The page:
Welcome to Week 6 of our Tuesdays with Justin training series. This week, Justin and Dave are tackling something I think a lot of us could use help with. Once I learned how to properly introduce my dogs to others, it made all the difference. Before, our rescue Jasper would lunge and shriek-bark at strange dogs. Now, 99% of the time, he calmly meets others, even when they aren’t as calm as he is. It’s been one of the key tips I’ve learned from Justin and I hope it helps you, too.
Remember, I’m giving away a copy of Justin and Dave’s new book, The Language of Dogs, each week to one lucky Bark & Swagger follower. See how to enter the giveaway at the end of the post.
Now, on to Week 6!
How to Properly Introduce Dogs OR The Long Hello
written by Justin Silver with Dave Donnenfeld
The Tipping Point
As we enter the second half of this series, we hopefully have a sense of how we impact our dogs’ behavior and the things that we, not our dogs, can do to make things go more smoothly.
At this juncture, I’d like to get a little more instructive and address the dog-on-dog introduction. So many dogs fail to get properly socialized and this single issue is the primary cause of innumerable subsequent problems. I can’t tell you how many dogs could have been saved from abandonment by some simple introductory protocols.
The good news is that very few people seem to know the etiquette in making canine introductions, so it’s usually not a case of “bad dog” syndrome, but more a case of learning the type of courteous behavior critical to socializing a dog. I am going to cater this post towards dogs that have been unpredictable around other dogs. The lengthier introduction may not be necessary for everyone, but the same principles apply, even if you get to the end result faster.
We Love Long Hellos
An on leash dog-on-dog introduction is like wading into a cold pool. It should be done gradually, until comfort is achieved at each depth along the way.
Here’s how you do it:
- A key rule is to use a short lead, 4-6 feet maximum. It should be secure in your hand, but not taut.
- In the beginning, only meet other dogs on shorter leashes, as well. Uneven playing fields can create leash aggression.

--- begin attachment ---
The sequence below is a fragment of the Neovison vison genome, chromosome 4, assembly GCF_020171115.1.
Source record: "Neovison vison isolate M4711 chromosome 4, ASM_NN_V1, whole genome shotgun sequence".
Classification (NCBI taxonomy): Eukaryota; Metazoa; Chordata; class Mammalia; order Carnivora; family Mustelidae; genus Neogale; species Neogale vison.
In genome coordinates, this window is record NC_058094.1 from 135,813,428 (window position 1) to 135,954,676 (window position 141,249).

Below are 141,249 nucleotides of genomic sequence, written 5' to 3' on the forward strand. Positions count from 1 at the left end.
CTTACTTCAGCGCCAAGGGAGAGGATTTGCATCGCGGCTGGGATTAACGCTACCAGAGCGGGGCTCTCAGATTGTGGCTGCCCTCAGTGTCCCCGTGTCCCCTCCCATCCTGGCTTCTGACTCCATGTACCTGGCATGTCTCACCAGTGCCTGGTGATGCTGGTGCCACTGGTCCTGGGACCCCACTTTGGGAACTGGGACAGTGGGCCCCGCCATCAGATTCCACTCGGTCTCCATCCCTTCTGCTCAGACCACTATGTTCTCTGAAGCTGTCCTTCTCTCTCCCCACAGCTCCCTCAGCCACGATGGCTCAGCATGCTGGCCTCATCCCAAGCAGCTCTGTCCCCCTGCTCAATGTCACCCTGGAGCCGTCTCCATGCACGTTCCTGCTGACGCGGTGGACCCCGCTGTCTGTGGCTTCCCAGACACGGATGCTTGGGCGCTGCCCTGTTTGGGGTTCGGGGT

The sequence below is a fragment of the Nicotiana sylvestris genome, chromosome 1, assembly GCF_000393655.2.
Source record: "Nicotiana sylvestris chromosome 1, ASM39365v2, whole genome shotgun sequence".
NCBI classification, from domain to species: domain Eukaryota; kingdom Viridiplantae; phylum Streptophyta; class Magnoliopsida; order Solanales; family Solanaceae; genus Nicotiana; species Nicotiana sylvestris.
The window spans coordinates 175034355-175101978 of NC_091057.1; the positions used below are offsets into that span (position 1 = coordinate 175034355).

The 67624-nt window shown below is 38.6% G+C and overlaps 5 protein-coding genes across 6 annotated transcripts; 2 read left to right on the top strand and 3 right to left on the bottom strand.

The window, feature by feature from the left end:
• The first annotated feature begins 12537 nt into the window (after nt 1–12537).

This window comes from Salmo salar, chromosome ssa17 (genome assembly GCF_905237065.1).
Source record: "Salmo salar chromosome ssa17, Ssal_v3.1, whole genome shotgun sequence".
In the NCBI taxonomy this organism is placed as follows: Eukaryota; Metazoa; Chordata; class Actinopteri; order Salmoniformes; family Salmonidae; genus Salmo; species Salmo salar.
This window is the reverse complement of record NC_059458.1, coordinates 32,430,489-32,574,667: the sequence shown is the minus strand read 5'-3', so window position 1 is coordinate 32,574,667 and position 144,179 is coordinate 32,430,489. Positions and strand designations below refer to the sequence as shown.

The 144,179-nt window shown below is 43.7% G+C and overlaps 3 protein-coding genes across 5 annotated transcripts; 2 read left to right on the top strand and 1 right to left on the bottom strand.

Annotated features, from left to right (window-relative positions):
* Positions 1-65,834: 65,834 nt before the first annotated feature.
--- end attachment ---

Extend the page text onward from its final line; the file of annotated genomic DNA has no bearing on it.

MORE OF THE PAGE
- With both dogs on leash, calmly say hello from roughly twenty feet.
- Move closer slowly and do not allow your dog to be reactive.
- Meeting other dogs and people is a privilege and dogs must demonstrate calm behavior and know how to sit and wait. Letting them wind up with excitement is bad manners that can lead to bad news.
- Look for stress clues, such as hackling (in which the hairs on the neck are raised) or pinning (fixating on the other dog or stiffness in the body).
- Don’t succumb to any leaps of faith. At any sign of stress, get more space between you, and redirect the dog’s attention onto you by having it sit.
- When the dog is calm, make your way over to your friend, little by little.
- Keep the dogs separated by both owners and shake hands with your fellow human, while the dogs sit. Should they not listen, reset and start again.
It is critical that you meet the other person and dog FIRST. You are your dog’s protector that determines what and whom is safe. When things are the other way around, dogs are on edge, stressed and prone to aggression.
- After you say hellos, lean over and let the new dog sniff your hand. Offer a pet under the chin.
- Once the humans feel comfortable that it is safe for their dogs, they invite the pups in, in a controlled, easy manner. We then monitor.
For reactive dogs:
- Keep the dogs on the outside and have everyone walk together.
- Signs to look for:
Dogs looking away.
Dogs attempts to engage their owners.
The dog pulls on the leash away from present company
If you come to a stop, the dog sits.
- If things are going well, let one person handle both leashes and walk them together.
- Once confident, allow the dogs to sniff each other from the back as dogs will rarely, if ever, attack from the back.
- Once comfortable, let the dogs briefly into each other’s space but not nose to nose. Monitor the intensity that they investigate each other. Slowly build up the time until they can freely socialize.
Dogs must socialize regularly if we expect them to behave normally in and around their house, let alone in the outside world. They must also learn that when they are on leash, it is not their job to monitor the outside world for threats. We can do that for them.
Enter to win a copy of Justin & Dave’s new book, The Language of Dogs, a great dog training at home manual that’s easy to read and chock full of practical training tips that work. I reviewed it in an earlier post here.
To enter, just join the Bark & Swagger family! If you’re already a member, you’re eligible! The giveaway begins Tuesday, May 26 at 7am EST and ends Sunday, May 31 at 11:59pm EST. Each week, we’ll announce a new winner and start the giveaway again.
Week 5’s winner is Mary P. Congratulations, Mary!
To get more info, great tips and fun pictures, visit Justin on:
How is your dog at meeting others?